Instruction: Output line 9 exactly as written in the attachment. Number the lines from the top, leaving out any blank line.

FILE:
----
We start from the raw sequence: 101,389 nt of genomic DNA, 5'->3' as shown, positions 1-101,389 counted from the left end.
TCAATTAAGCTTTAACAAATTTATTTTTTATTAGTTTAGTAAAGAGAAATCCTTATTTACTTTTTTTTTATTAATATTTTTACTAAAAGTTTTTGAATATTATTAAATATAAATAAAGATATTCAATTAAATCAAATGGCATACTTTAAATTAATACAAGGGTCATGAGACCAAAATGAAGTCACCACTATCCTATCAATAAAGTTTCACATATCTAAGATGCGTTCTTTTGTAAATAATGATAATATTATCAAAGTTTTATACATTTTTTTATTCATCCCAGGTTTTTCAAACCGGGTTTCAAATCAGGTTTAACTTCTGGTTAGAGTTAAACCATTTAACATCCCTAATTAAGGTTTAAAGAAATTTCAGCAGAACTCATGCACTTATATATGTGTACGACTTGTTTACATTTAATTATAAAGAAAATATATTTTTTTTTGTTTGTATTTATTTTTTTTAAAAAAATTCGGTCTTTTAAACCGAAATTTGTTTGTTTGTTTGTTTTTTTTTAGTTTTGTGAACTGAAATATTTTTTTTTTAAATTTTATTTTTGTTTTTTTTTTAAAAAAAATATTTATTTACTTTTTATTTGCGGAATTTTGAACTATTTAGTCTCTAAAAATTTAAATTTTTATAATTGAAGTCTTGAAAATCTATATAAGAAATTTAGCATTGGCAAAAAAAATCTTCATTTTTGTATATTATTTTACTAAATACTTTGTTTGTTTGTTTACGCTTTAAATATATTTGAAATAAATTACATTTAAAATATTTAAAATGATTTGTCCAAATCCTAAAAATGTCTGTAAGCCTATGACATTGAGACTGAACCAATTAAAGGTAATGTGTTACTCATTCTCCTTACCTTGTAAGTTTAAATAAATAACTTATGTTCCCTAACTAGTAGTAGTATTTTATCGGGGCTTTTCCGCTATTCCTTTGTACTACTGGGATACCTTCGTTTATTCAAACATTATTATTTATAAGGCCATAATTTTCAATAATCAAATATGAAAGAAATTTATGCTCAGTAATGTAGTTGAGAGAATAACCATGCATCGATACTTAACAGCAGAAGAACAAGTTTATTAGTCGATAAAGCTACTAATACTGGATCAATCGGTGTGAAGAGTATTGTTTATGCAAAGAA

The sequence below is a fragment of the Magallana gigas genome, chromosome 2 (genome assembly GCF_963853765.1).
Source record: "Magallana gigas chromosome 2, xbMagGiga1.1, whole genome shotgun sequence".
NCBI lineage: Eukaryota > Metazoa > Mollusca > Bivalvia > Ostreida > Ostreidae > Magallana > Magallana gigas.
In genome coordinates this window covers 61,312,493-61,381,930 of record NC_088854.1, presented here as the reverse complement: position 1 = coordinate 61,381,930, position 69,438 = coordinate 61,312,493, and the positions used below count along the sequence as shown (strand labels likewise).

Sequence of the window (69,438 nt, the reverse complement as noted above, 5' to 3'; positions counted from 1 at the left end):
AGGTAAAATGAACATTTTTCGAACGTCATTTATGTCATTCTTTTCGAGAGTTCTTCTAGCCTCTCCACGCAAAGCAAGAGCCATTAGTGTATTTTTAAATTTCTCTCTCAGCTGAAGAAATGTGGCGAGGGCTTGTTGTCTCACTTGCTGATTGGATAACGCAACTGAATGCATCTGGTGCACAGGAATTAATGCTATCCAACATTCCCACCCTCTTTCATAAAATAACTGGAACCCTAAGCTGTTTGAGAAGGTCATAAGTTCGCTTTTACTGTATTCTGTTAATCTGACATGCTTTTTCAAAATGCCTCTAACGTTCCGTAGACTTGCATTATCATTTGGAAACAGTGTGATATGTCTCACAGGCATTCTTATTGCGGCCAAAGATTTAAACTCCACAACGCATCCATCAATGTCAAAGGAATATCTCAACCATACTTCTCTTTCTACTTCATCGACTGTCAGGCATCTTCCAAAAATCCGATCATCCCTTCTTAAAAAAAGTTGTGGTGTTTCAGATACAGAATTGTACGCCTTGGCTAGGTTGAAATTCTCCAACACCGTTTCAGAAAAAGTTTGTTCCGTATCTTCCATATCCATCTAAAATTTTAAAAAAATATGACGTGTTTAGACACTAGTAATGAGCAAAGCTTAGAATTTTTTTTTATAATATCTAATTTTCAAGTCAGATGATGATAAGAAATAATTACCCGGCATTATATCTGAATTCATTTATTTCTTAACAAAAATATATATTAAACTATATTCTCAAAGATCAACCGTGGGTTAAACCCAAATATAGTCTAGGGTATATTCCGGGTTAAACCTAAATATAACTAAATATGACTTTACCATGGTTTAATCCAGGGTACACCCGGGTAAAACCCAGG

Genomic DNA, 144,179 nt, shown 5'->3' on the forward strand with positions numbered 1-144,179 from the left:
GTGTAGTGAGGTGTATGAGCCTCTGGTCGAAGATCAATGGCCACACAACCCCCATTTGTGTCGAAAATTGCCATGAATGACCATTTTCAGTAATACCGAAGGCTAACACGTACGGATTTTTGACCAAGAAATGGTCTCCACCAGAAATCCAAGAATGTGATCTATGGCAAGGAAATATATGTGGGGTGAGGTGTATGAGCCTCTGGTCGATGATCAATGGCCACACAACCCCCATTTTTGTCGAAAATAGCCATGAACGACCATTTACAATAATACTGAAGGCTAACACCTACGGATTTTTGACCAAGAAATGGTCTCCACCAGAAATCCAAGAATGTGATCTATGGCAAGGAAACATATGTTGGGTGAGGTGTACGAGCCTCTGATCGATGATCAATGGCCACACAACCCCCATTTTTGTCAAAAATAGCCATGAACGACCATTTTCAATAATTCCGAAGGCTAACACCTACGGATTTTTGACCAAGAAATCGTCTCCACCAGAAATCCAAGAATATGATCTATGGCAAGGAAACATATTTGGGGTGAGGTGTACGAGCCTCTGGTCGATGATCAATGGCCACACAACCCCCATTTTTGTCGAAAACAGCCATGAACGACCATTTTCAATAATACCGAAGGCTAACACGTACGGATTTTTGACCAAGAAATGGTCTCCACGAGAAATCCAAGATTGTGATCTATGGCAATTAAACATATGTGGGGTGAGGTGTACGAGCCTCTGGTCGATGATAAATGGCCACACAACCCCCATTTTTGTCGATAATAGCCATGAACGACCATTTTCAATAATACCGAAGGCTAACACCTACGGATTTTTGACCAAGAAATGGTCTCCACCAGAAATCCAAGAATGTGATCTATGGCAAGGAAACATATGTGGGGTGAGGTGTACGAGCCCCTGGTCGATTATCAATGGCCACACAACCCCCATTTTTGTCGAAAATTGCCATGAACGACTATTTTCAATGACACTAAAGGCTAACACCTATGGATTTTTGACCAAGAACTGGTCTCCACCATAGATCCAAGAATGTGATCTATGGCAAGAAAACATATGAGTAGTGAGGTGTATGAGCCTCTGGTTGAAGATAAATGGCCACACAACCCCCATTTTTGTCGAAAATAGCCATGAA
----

Genomic DNA, 144,179 nt, shown 5'->3' on the forward strand with positions numbered 1-144,179 from the left: